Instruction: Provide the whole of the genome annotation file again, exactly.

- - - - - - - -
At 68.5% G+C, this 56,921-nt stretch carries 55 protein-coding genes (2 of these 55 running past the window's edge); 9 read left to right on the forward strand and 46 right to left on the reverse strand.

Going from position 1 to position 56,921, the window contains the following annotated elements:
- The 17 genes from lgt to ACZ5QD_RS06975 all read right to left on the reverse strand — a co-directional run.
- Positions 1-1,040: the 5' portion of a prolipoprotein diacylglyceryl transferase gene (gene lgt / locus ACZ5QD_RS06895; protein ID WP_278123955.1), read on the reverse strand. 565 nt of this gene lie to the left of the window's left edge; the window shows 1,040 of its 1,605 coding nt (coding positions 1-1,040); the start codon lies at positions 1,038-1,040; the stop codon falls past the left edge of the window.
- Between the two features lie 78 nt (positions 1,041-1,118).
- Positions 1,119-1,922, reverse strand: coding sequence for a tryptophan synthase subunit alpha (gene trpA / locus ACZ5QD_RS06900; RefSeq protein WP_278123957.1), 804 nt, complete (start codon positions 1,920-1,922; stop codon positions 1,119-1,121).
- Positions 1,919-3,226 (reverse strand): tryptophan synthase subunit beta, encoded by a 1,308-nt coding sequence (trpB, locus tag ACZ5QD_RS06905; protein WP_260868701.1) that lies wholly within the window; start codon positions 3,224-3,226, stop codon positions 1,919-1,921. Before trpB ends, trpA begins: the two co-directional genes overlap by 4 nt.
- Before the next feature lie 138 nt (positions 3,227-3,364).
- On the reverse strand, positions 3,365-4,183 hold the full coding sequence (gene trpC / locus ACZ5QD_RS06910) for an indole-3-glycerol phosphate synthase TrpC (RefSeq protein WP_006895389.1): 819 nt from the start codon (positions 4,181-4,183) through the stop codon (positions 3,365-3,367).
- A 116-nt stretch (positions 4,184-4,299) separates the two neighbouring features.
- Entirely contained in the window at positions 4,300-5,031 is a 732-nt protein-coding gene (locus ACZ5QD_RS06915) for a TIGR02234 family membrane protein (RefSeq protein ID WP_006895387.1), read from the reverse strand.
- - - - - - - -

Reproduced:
At 68.5% G+C, this 56,921-nt stretch carries 55 protein-coding genes (2 of these 55 running past the window's edge); 9 read left to right on the forward strand and 46 right to left on the reverse strand.

Going from position 1 to position 56,921, the window contains the following annotated elements:
- The 17 genes from lgt to ACZ5QD_RS06975 all read right to left on the reverse strand — a co-directional run.
- Positions 1-1,040: the 5' portion of a prolipoprotein diacylglyceryl transferase gene (gene lgt / locus ACZ5QD_RS06895; protein ID WP_278123955.1), read on the reverse strand. 565 nt of this gene lie to the left of the window's left edge; the window shows 1,040 of its 1,605 coding nt (coding positions 1-1,040); the start codon lies at positions 1,038-1,040; the stop codon falls past the left edge of the window.
- Between the two features lie 78 nt (positions 1,041-1,118).
- Positions 1,119-1,922, reverse strand: coding sequence for a tryptophan synthase subunit alpha (gene trpA / locus ACZ5QD_RS06900; RefSeq protein WP_278123957.1), 804 nt, complete (start codon positions 1,920-1,922; stop codon positions 1,119-1,121).
- Positions 1,919-3,226 (reverse strand): tryptophan synthase subunit beta, encoded by a 1,308-nt coding sequence (trpB, locus tag ACZ5QD_RS06905; protein WP_260868701.1) that lies wholly within the window; start codon positions 3,224-3,226, stop codon positions 1,919-1,921. Before trpB ends, trpA begins: the two co-directional genes overlap by 4 nt.
- Before the next feature lie 138 nt (positions 3,227-3,364).
- On the reverse strand, positions 3,365-4,183 hold the full coding sequence (gene trpC / locus ACZ5QD_RS06910) for an indole-3-glycerol phosphate synthase TrpC (RefSeq protein WP_006895389.1): 819 nt from the start codon (positions 4,181-4,183) through the stop codon (positions 3,365-3,367).
- A 116-nt stretch (positions 4,184-4,299) separates the two neighbouring features.
- Entirely contained in the window at positions 4,300-5,031 is a 732-nt protein-coding gene (locus ACZ5QD_RS06915) for a TIGR02234 family membrane protein (RefSeq protein ID WP_006895387.1), read from the reverse strand.